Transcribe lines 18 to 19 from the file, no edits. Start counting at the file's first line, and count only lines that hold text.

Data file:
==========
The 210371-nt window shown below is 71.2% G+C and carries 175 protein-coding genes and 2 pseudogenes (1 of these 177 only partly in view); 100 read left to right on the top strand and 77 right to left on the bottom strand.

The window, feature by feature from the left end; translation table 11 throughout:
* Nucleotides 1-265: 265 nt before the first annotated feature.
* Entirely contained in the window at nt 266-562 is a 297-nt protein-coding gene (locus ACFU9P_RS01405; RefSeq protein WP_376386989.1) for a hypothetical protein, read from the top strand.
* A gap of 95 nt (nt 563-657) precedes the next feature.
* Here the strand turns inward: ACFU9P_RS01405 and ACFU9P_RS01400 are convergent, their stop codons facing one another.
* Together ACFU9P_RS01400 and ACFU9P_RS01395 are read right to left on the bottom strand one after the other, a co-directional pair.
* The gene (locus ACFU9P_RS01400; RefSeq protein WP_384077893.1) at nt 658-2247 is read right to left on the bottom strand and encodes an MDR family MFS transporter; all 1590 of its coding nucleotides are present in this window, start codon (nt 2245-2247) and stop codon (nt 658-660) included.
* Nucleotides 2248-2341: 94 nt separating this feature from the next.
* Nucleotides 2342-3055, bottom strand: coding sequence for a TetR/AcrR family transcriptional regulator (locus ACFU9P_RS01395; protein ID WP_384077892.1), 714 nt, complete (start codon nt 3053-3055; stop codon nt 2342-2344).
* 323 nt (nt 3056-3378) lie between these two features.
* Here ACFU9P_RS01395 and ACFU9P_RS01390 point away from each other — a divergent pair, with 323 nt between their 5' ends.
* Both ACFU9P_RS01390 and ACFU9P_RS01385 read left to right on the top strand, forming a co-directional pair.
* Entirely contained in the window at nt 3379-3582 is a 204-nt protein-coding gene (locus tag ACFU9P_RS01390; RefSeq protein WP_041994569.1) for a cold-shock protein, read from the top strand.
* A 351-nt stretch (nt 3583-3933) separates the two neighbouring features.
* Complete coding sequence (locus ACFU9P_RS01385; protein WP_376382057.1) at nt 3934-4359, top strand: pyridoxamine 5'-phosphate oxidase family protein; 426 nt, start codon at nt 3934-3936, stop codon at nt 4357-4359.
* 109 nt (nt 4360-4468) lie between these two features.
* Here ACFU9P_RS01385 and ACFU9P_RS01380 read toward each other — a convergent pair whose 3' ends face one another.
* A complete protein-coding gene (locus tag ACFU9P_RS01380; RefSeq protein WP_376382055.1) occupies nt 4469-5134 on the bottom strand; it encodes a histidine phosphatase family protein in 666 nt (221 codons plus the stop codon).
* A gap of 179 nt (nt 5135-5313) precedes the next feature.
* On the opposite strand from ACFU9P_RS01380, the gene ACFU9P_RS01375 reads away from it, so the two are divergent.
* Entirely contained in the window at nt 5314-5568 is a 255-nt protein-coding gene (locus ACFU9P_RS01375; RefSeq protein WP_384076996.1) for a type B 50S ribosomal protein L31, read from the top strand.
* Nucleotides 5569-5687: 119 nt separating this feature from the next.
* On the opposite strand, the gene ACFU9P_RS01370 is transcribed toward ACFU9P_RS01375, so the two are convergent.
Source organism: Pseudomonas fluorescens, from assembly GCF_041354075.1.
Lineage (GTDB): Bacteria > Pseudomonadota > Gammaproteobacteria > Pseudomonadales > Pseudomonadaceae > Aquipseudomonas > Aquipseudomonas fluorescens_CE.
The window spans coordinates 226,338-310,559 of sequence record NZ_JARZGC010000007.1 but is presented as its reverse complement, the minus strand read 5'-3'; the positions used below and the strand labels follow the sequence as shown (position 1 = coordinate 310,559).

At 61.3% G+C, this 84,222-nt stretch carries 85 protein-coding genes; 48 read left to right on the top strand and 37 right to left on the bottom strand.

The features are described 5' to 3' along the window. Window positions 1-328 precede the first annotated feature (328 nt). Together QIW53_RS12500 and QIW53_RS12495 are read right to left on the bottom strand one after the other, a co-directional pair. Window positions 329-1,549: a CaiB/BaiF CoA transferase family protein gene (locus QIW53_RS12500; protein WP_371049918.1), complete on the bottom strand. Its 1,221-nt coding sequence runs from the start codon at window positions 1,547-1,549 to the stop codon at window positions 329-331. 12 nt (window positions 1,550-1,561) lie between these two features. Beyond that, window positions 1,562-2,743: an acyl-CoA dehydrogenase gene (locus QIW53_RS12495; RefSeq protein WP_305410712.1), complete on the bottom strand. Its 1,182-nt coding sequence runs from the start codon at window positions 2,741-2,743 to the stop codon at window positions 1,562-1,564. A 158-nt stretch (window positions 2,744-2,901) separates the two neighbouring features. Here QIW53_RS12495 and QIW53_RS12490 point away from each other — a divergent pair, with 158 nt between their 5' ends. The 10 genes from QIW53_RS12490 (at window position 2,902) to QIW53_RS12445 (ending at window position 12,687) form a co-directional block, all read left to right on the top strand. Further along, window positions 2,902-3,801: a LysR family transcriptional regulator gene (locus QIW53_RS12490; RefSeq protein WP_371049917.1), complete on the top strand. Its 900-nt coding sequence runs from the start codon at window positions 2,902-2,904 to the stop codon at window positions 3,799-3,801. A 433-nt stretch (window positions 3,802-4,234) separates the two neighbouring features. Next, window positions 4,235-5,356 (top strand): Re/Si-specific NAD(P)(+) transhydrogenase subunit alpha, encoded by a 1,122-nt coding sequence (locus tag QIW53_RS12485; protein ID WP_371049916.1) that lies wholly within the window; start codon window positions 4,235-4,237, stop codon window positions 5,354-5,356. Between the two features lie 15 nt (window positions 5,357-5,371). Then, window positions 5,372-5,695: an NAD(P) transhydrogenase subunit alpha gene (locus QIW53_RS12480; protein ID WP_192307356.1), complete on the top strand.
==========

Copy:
* Here ACFU9P_RS01385 and ACFU9P_RS01380 read toward each other — a convergent pair whose 3' ends face one another.
* A complete protein-coding gene (locus tag ACFU9P_RS01380; RefSeq protein WP_376382055.1) occupies nt 4469-5134 on the bottom strand; it encodes a histidine phosphatase family protein in 666 nt (221 codons plus the stop codon).